In a quarter punctuated by sharply deteriorating subprime mortgage collateral, some CDO underwriters, such as Merrill Lynch, posted substantial gains in year-over-year volume. Meanwhile, others took a noticeable turn in the opposite direction, according to Thomson Financial 1Q07 manager activity rankings.
For some underwriters, the amount of subprime collateral they had sitting in warehouse lines dictated exactly how aggressive they were in marketing deals, sources said last week.
Merrill's lead in CDO underwriting grew to such a proportion that in the first quarter, the firm sold more than one in five deals that came to market. At the other end of the spectrum, Deutsche Bank fell to sixth place in the first quarter from a second-place finish a year earlier, its underwriting volume dropping 36% to $5.8 billion from more than $9 billion in the first quarter of 2006, according to Thomson. Similarly, Credit Suisse's underwriting volume fell 47% to $3.6 billion for an 11th place finish in the first quarter, down from $6.8 billion and a fourth place finish a year earlier.
Overall, U.S. CDO volume grew to $92.8 billion in the first quarter, up 39% from the $66.8 billion in deals sold to the market a year earlier. The first quarter saw 146 deals, compared with 138 in the first quarter of 2006, according to Thomson.
Market participants characterized the force behind the surge in CDO issuance as a mixture of continued investor demand and, particularly toward the end of the quarter, a rush to package home equity loans into CDOs before the sector deteriorated further. "Most likely they'll lose a lot less closing a deal at a loss than if they liquidate that deal's warehouse line," one source said.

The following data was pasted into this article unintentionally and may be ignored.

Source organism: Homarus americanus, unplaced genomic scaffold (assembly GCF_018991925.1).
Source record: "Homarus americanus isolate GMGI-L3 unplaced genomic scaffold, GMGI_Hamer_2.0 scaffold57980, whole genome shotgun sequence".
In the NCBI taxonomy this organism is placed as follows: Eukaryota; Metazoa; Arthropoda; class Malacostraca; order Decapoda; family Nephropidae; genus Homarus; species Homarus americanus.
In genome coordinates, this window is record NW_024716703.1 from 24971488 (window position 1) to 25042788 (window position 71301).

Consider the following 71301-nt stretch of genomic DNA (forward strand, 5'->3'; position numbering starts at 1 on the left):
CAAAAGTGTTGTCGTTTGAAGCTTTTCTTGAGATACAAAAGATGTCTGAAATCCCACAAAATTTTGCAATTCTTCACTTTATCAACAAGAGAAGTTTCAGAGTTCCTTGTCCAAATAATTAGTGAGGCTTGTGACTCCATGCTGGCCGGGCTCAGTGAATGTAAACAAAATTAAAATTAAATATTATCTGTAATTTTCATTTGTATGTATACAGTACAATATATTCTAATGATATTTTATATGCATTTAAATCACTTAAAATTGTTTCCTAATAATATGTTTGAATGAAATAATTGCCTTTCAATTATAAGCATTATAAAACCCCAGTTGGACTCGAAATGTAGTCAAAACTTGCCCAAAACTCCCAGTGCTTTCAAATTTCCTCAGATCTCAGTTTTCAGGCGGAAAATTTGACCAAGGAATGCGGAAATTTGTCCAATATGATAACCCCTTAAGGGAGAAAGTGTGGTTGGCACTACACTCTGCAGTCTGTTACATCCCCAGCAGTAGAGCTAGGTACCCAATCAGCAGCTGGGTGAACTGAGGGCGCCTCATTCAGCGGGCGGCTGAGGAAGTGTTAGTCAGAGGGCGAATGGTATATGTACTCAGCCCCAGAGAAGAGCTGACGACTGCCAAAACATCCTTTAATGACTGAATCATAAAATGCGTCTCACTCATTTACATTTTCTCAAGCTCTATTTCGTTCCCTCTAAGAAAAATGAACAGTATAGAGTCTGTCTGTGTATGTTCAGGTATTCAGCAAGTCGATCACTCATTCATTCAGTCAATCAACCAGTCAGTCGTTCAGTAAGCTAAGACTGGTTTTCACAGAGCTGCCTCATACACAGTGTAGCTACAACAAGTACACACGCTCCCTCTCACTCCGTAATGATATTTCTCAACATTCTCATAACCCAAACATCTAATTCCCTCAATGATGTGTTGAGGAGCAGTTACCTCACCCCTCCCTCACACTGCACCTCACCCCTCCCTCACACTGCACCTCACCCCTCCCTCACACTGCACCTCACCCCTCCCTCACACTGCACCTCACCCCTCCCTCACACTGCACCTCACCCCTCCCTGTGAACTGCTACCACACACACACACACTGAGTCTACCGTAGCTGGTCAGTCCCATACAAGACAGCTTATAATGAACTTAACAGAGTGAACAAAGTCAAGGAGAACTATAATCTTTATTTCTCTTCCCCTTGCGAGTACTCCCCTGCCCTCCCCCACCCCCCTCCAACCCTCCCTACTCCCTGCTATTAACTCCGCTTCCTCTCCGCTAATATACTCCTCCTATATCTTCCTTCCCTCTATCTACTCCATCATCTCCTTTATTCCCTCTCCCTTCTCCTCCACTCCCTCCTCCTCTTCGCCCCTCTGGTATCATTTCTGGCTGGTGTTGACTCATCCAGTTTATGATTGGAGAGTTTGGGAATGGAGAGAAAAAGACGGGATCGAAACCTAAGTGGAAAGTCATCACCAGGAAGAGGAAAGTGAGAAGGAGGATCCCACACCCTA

Market reaction to the worsening HEL performance resulted in mark-to-market losses on collateral, liquidations and increased difficulty in placing deals as the quarter came to a close. A number of CDO warehouse providers froze or tightened credit lines for subprime mortgage collateral - which has been a major source of fuel for U.S. CDO issuance. Other banks only accepted collateral sourced in-house. Spreads of double-A-minus, single-A-minus, triple-B-minus and double-B-rated CDOs have widened by 65, 125, 175, and 250 basis points, respectively, during the past month, Anthony Thompson, head of global CDO research at Deutsche Bank Securities, said in a report last week. As of last week, structured finance CDOs accounted for 56% of U.S. issuance year to date, compared with 48% of issuance last year, according to JPMorgan Chase Securities.
Merrill Lynch was rumored to have the largest exposure to subprime sitting in its warehouse lines when the market's decline rapidly accelerated last quarter. Sources said avoiding additional MTM losses was the reason Merrill pushed the collateral into CDOs and out to investors as quickly as possible. Adding credence to this rumor, the investment bank hired top ABS CDO salesman Craig Lipsay away from Morgan Stanley amid the frenzy.
Merrill more than doubled both the number of deals it brought to the market and its total dollar volume of issuance. Merrill bankers sold 25 CDOs totaling $21.3 billion in the three months ending March 31, compared with 11 deals totaling $9.2 billion a year earlier, according to Thomson. The investment bank increased its market share to 22.9% from 13.8% in the first quarter of 2006.
Citigroup's CDO team rose to second place from a third place finish a year ago, bringing 19 deals totaling $12.9 billion and a 13.9% market share. Citi last year sold 15 deals totaling $7 billion and a 10.4% market share.
Wachovia Corp. accelerated to a third-place finish - jumping seven spots from a 10th-place finish in the first quarter of 2006. Wachovia acted as underwriter on 12 deals totaling $7.3 billion and a 7.9% market share, compared with only seven deals totaling $2.7 billion and a 4% market share during the same period last year.
UBS and Barclays Capital rounded out fourth and fifth places. UBS brought 10 deals totaling $6.8 billion and a 7.4% market share, compared with 16 deals totaling $4.8 billion and a 7.3% market share last year. Barclays brought six deals totaling $6.4 billion, equivalent to a 6.9% market share in the first quarter.
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